Do something about IPv6, at last

At this moment I am working for one of our customers, and was asked to kick-start discussions about IPv6. I sent around the message with the following content:

Why is business so slow in adopting IPv6?

IPv6 it is neither the new service nor the new feature. It does not improve performance or security, and no user will notice the difference between IPv4 and IPv6. In the traditional way of thinking, it usually results in “no budget for it” kind of answer from the business.

So why to invest in it?

Switching from IPv4 to IPv6 is like changing trains at the station: the more you wait, the bigger is the chance of running after departing train. IPv4 is being replaced by IPv6 at this very moment, slowly but surely. It has to be done, because the fact is: IPv4 is dying. The current shortage of IPv4 addresses means that every new or expanding business – our potential customer or partner – will be pushed to run on IPv6. Customers visiting our websites will tend to prefer doing it over IPv6. Soon new cool features will first be developed for IPv6. Above all, internal investigations may show that company IT and Application landscape needs a lot of money and the whole year(s) to be enabled with IPv6. Changes of this scale must be prepared well in advance.

Investigations and piloting must start as soon as possible. They don’t cost a lot of money and will answer important questions:

  • What will it cost to enable IPv6 within company IT infrastructure? Can existing equipment and tools support it?
  • How much time will it take to build IPv6 knowledge?
  • What impact will it have on services and users?
  • Can all applications be “enabled” with IPv6, or some of them require adjustments to the programming code itself? What time and money will it cost?

Quick facts

  • Asia has already run out of IPv4 addresses in 2011.
  • RIPE has distributed the following note: “On Friday 14 September, 2012, the RIPE NCC, the Regional Internet Registry (RIR) for Europe, the Middle East and parts of Central Asia, distributed the last blocks of IPv4 address space from the available pool. This means that we are now distributing IPv4 address space to Local Internet Registries (LIRs) from the last /8 block… No new IPv4 Provider Independent (PI) space will be assigned. It is now imperative that all stakeholders deploy IPv6 on their networks to ensure the continuity of their online operations and the future growth of the Internet”.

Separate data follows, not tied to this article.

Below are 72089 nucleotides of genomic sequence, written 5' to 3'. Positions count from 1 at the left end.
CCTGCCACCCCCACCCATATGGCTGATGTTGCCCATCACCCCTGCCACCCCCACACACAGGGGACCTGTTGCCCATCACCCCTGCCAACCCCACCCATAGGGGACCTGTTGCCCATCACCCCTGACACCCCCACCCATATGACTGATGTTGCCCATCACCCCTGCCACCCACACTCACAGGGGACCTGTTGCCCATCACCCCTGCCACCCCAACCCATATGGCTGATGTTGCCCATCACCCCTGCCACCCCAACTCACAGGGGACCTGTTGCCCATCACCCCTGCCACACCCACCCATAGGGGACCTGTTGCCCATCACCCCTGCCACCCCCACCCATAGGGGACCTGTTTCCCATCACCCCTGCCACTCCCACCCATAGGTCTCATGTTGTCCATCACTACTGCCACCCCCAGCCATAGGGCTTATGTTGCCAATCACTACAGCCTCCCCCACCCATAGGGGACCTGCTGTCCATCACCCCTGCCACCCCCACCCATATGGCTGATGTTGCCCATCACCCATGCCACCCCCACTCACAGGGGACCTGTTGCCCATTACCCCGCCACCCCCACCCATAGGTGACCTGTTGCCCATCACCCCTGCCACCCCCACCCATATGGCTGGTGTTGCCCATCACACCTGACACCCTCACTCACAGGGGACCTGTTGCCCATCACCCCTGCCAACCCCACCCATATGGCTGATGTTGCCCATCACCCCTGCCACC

What next?

My suggestions are:

  1. Formally launch IPv6 Pilot project.
  2. Every team that is involved in IPv6 introduction – such as DB, Apps, Security, Networking,- must have the focal point for IPv6 topic. This person will drive IPv6 investigations and development within his team.
  3. Within short time the project should deliver the preliminary results describing estimated efforts and costs of introducing IPv6 into the company infrastructure, as well as high level estimated timeline.


Alex Mavrin, CCIE #7846

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  1. remco donker · · Reply

    Have a look at for your regional status wrt IPv4 depletion date.

  2. Thanks, Remco. The most important message that I take from that – “don’t wait for the last moment. Doing things in a hurry always costs money, and is prone to mistakes.”

  3. There are issue which network engineer has to face on daily basis for IPv6. WAN implementation makes more scene for now. LAN/DC has a lot of challenges.

    IPv6 SLAAC and DCHP; Right now in many company SLAAC is been Adopted, Just to make sure that Ipv6 is been running in the infra, DHCP there are few issues depending on the vendors end user.
    Ipv6 Management: One of the issues not only for managing the block but also if above is done then every time the Mac changes the ip changes. VMware. I have not seems any IPAM tool right now for IPv6

    On Network end the implementation is fine and can be done fast the problem is on the end user where either they done thave any idea of ipv6 or the vendor has bugs with ipv6. Few of the vendors does support SLAAC. I wont not name them :).

    1. Thanks, Pravin, good to hear from you 🙂
      There surely are challenges, but if we don’t start planning and piloting we will never address them. I noticed however that most bigger companies tend to consider stateful DHCP for IPv6, so SLAAC will be disabled for them.

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